And countries are no different than people. They're just a collection of people. Even a great country like ours. So here we are with the best economy and the longest expansion we've ever had, welfare rolls down, crime rates down, all the social indicators going in the right direction. We learned last week we had a 20-year low on poverty; biggest drop in child poverty in 34 years; first time senior poverty ever went below 10 percent. We've got, for the first time in 12 years, even the number of people without health insurance is now going down again, because of our Children's Health Insurance Program.

So you wonder whether people will say what I'll hope they'll say, which is, holy goodness, you have a chance like this about once every 50 years, to build the future of your dreams for your kids. To sort of let all your hang ups go and do what Tom said, just get together, identify the problems, identify the opportunities, paint your dream picture and go out and do it. Or will they say, well, what difference does it make whether I vote now? Things are going along all right. Maybe there's no real differences and they just sort of kind of stumble through the election. Countries, like people, pay a price when they think they don't have to concentrate.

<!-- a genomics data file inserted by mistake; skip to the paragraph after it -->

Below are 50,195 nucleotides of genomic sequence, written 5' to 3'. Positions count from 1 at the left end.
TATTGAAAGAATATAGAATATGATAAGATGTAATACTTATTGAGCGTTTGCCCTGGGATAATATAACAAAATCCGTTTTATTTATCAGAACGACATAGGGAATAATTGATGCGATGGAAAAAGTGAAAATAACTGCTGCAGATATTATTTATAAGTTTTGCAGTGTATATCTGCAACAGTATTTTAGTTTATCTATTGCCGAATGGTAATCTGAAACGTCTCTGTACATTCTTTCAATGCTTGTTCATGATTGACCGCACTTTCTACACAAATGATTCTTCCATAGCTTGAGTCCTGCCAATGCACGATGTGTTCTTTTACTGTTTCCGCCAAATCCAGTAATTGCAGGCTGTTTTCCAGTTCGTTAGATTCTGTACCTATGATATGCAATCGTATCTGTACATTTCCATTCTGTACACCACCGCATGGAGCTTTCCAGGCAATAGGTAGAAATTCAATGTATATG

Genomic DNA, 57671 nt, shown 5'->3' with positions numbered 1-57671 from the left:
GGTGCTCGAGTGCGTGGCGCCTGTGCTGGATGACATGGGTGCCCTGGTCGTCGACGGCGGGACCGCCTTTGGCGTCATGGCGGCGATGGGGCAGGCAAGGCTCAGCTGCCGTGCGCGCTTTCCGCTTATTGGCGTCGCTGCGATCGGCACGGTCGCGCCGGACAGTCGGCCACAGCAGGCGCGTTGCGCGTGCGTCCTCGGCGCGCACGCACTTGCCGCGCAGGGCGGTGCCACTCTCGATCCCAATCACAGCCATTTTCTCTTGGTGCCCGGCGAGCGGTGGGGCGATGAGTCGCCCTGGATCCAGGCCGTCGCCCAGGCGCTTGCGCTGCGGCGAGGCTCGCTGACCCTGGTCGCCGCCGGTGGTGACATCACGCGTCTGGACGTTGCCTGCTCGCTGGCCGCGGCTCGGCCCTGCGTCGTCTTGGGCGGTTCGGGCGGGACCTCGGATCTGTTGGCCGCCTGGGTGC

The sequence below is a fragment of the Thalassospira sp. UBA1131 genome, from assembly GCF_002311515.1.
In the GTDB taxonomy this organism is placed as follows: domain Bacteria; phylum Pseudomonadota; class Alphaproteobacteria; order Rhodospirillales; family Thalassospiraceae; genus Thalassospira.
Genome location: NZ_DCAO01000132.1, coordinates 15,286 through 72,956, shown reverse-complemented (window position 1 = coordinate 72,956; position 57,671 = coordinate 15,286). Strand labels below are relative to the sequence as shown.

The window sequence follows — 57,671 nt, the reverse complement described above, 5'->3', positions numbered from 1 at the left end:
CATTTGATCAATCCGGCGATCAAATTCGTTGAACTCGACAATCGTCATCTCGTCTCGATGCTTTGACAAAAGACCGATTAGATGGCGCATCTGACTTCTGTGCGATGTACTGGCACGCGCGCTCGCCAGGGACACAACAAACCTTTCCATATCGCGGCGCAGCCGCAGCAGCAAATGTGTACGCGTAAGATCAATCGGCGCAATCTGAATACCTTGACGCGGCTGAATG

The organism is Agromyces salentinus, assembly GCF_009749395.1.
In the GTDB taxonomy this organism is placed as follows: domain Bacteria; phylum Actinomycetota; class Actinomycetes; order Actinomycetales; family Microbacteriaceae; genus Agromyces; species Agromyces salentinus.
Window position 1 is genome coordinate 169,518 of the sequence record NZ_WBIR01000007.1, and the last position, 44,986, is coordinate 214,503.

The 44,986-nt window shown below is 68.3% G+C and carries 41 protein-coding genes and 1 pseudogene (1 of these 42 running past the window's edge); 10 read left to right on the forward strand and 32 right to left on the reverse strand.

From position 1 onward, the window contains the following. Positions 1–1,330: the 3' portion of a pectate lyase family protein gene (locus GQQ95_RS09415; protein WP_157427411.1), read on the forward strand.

If the American people understand clearly the choice before them and the consequences for our kids, Al Gore and Joe Lieberman are going to do just fine. Tom Carper is going to win. Hillary is going to win. And we'll keep moving forward. But it's very important that you understand -- a lot of you have been so generous to us, but I'd just like to ask you, just imagine, how many people you will come in contact with from states beyond New York, between now -- some of you aren't even from New York. Jeff lives in Atlanta. Georgia's a close state. We might win it, we might loose it. You think about all the states that you know people in. All the people you'll come in contact with between now and the election. If they ask you why you were here tonight, what answer would you give?

Listen, I think this is really important. I think a lot of -- if you look at the undecided voters, a lot of them are going to be persuaded by conversations they had with their friends. And if you just look around this table tonight, literally, more than 10,000, maybe more than 20,000 conversations will occur -- maybe 100,000 conversations will occur between all of you collectively, and the people with whom you come in contact, between now and election day.